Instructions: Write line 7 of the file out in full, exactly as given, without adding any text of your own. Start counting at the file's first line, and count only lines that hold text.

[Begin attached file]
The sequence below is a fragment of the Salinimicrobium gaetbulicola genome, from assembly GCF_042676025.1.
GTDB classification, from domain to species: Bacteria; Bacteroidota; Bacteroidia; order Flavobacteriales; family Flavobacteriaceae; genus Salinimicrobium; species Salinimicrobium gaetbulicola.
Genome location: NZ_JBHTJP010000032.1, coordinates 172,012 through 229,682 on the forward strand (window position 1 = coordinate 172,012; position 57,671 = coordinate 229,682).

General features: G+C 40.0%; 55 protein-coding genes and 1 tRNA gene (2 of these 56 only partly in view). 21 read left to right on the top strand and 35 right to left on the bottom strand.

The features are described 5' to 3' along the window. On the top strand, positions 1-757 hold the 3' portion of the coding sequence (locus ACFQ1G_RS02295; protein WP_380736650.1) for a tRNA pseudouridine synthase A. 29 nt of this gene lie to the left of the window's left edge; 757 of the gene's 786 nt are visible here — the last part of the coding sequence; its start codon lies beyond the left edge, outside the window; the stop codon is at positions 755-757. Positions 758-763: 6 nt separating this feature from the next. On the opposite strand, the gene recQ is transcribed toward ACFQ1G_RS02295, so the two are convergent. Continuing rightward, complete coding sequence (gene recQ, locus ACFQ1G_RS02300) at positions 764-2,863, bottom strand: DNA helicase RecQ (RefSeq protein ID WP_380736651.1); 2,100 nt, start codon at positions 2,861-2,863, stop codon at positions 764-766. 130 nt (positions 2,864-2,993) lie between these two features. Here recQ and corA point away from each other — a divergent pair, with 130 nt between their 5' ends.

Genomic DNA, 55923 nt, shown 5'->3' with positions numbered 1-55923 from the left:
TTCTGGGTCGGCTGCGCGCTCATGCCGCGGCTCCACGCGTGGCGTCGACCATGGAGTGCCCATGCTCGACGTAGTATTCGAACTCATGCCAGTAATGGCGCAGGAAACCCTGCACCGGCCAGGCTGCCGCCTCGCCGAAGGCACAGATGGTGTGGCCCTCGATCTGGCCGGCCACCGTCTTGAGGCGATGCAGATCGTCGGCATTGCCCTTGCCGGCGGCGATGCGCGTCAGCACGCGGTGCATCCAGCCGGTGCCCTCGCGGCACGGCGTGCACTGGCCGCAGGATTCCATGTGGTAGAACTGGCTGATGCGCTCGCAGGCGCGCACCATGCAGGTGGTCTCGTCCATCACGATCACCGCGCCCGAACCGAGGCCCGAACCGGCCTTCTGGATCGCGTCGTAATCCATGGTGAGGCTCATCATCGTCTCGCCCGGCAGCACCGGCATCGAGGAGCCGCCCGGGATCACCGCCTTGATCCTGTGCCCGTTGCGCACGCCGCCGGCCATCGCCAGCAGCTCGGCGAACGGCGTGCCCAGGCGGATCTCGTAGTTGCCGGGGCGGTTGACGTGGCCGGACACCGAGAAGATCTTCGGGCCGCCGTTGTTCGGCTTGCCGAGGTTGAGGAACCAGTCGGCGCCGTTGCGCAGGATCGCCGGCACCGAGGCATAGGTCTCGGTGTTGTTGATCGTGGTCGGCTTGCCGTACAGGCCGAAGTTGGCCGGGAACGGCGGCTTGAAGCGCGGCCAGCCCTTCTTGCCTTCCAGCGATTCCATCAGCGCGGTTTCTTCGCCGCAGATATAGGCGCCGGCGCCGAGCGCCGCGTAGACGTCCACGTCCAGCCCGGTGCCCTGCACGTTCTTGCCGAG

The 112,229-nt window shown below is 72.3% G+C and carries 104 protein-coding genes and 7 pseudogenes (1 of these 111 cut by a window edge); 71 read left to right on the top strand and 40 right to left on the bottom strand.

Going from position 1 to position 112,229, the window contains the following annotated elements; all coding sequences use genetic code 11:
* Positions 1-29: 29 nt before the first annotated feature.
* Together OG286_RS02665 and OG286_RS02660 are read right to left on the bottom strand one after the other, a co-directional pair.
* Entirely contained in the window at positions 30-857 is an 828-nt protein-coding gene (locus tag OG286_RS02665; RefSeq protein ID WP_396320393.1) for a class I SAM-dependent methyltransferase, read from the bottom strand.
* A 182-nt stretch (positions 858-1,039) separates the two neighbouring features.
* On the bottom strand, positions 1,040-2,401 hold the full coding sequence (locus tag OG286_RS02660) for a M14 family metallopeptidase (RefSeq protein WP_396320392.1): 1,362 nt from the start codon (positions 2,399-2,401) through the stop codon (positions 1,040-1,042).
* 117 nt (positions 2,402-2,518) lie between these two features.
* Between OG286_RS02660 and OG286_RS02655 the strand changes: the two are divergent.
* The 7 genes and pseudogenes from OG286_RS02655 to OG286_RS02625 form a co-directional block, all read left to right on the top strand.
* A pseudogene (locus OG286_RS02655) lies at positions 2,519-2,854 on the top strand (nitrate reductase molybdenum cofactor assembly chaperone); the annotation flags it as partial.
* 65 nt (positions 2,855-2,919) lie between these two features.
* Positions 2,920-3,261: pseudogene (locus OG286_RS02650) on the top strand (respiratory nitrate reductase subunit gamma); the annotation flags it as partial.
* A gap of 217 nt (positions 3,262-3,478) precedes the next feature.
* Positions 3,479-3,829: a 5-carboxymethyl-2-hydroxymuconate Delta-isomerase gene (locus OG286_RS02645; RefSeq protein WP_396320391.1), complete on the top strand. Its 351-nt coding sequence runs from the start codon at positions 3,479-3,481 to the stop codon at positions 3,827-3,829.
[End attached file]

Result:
TTCTGGGTCGGCTGCGCGCTCATGCCGCGGCTCCACGCGTGGCGTCGACCATGGAGTGCCCATGCTCGACGTAGTATTCGAACTCATGCCAGTAATGGCGCAGGAAACCCTGCACCGGCCAGGCTGCCGCCTCGCCGAAGGCACAGATGGTGTGGCCCTCGATCTGGCCGGCCACCGTCTTGAGGCGATGCAGATCGTCGGCATTGCCCTTGCCGGCGGCGATGCGCGTCAGCACGCGGTGCATCCAGCCGGTGCCCTCGCGGCACGGCGTGCACTGGCCGCAGGATTCCATGTGGTAGAACTGGCTGATGCGCTCGCAGGCGCGCACCATGCAGGTGGTCTCGTCCATCACGATCACCGCGCCCGAACCGAGGCCCGAACCGGCCTTCTGGATCGCGTCGTAATCCATGGTGAGGCTCATCATCGTCTCGCCCGGCAGCACCGGCATCGAGGAGCCGCCCGGGATCACCGCCTTGATCCTGTGCCCGTTGCGCACGCCGCCGGCCATCGCCAGCAGCTCGGCGAACGGCGTGCCCAGGCGGATCTCGTAGTTGCCGGGGCGGTTGACGTGGCCGGACACCGAGAAGATCTTCGGGCCGCCGTTGTTCGGCTTGCCGAGGTTGAGGAACCAGTCGGCGCCGTTGCGCAGGATCGCCGGCACCGAGGCATAGGTCTCGGTGTTGTTGATCGTGGTCGGCTTGCCGTACAGGCCGAAGTTGGCCGGGAACGGCGGCTTGAAGCGCGGCCAGCCCTTCTTGCCTTCCAGCGATTCCATCAGCGCGGTTTCTTCGCCGCAGATATAGGCGCCGGCGCCGAGCGCCGCGTAGACGTCCACGTCCAGCCCGGTGCCCTGCACGTTCTTGCCGAG